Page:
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The two men sat roasting in their blue suits on the edge of a mustard field. Lucien Cardin, a local painter, had suggested a portrait. President and Vice President of the bank branch, maybe it would hang in the lobby inspiring confidence. It might even cast a little grace and dignity on the citizens of their hamlet. They were serious men with sober thoughts about an unstable world. The elder, Gilbert, smoked his pipe and gazed through his wire-rims beyond the painter. The sky was eggshell blue, and Lucien knew what he was doing when he begged their pardon and went to fetch the two straw hats. They were farmer's hats, for working in the sun. Gilbert and Tom agreed to wear them to staunch their perspiration, but they knew too the incongruity their appearance now suggested. And, as for the lobby of their bank, solidarity with the farmers, their customers. The world might go to war -- Louis flattered Schmeling the night before -- but a portrait was painted that day in a field of mustard outside of Alexandria, Ontario, of two men, even-tempered and level-headed, and of what they did next there is no record.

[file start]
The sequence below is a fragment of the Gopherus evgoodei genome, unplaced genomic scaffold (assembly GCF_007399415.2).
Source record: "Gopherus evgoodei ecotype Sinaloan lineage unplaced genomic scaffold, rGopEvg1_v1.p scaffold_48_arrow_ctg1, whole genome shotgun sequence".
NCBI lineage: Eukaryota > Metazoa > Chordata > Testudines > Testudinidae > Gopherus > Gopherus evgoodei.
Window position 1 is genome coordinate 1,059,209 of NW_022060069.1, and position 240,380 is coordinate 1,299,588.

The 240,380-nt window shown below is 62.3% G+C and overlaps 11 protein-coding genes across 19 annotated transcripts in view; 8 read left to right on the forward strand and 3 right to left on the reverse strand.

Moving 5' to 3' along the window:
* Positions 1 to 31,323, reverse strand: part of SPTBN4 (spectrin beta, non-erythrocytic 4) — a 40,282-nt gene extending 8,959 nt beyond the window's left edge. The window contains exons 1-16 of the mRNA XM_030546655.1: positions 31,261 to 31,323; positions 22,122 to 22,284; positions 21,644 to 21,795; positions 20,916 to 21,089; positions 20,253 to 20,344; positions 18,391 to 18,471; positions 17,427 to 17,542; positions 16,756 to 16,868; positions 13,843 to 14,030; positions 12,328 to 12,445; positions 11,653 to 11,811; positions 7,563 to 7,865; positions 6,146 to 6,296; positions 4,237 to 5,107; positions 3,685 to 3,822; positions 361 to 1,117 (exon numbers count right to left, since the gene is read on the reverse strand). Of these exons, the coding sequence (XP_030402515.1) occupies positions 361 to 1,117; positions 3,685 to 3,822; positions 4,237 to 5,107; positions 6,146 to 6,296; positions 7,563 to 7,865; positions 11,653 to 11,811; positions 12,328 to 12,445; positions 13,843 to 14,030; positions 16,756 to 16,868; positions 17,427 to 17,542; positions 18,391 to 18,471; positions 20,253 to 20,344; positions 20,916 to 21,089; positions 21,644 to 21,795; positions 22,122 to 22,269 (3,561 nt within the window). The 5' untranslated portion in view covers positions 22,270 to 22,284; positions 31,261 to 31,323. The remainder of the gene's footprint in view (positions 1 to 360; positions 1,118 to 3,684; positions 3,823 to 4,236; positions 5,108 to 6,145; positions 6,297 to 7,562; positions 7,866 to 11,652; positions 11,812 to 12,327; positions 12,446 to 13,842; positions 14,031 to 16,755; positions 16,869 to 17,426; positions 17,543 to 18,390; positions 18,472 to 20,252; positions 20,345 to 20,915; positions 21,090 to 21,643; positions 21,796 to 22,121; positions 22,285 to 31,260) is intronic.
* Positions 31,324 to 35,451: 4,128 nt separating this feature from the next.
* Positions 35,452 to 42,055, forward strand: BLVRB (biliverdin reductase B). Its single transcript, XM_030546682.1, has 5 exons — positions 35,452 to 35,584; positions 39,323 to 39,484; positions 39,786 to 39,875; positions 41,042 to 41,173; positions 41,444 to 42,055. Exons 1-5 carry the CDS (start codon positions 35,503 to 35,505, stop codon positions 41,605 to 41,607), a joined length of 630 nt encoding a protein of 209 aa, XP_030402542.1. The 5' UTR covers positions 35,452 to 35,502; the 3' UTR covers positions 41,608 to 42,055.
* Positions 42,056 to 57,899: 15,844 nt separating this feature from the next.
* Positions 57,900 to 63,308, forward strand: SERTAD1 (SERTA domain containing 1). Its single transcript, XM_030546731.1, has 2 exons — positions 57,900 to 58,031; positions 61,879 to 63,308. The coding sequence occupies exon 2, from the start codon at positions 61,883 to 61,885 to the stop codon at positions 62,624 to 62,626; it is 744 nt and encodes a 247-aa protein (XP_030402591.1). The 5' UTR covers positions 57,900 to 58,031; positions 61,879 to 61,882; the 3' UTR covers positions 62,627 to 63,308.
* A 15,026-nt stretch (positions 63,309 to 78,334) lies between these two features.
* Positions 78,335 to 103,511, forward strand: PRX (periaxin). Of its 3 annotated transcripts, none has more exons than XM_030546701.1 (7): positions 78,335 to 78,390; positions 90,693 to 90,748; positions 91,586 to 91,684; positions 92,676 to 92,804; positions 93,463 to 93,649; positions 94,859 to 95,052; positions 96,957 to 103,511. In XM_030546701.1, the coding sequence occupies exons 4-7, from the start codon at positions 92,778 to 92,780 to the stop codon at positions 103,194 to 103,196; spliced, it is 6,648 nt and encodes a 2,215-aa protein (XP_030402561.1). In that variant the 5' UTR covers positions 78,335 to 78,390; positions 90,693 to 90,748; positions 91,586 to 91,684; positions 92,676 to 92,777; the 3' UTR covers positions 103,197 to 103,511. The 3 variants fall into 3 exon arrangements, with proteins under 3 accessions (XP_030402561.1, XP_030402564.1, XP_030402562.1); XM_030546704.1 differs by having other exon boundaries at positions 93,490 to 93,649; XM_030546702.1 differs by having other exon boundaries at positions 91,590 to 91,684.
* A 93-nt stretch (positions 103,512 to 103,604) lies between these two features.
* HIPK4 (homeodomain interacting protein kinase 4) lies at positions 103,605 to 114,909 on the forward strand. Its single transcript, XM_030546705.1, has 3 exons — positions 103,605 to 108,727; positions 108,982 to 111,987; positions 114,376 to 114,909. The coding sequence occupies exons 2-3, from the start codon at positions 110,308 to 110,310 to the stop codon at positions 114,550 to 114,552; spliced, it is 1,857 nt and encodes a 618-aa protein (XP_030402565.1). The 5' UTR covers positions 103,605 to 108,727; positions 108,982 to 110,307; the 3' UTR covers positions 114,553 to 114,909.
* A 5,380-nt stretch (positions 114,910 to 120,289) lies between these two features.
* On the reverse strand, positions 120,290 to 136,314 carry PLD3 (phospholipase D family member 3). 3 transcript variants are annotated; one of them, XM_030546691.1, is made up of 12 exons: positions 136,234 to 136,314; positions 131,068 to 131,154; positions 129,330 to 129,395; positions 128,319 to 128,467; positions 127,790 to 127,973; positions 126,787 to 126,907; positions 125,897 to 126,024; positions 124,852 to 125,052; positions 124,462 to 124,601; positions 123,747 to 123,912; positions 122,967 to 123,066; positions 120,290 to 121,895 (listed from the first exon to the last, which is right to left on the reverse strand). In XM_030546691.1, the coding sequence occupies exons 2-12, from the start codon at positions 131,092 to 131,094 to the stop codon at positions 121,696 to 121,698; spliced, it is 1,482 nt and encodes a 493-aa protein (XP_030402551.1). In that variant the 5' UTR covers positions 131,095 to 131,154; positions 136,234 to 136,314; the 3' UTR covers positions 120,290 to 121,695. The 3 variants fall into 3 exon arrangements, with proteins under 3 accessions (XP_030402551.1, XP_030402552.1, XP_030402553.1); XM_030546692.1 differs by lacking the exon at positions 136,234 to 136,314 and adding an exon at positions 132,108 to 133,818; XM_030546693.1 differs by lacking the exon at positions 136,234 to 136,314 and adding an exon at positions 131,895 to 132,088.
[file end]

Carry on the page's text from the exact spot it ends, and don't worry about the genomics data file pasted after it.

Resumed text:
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Author:Tate, James
Publication:The American Poetry Review
Date:Jul 1, 1993
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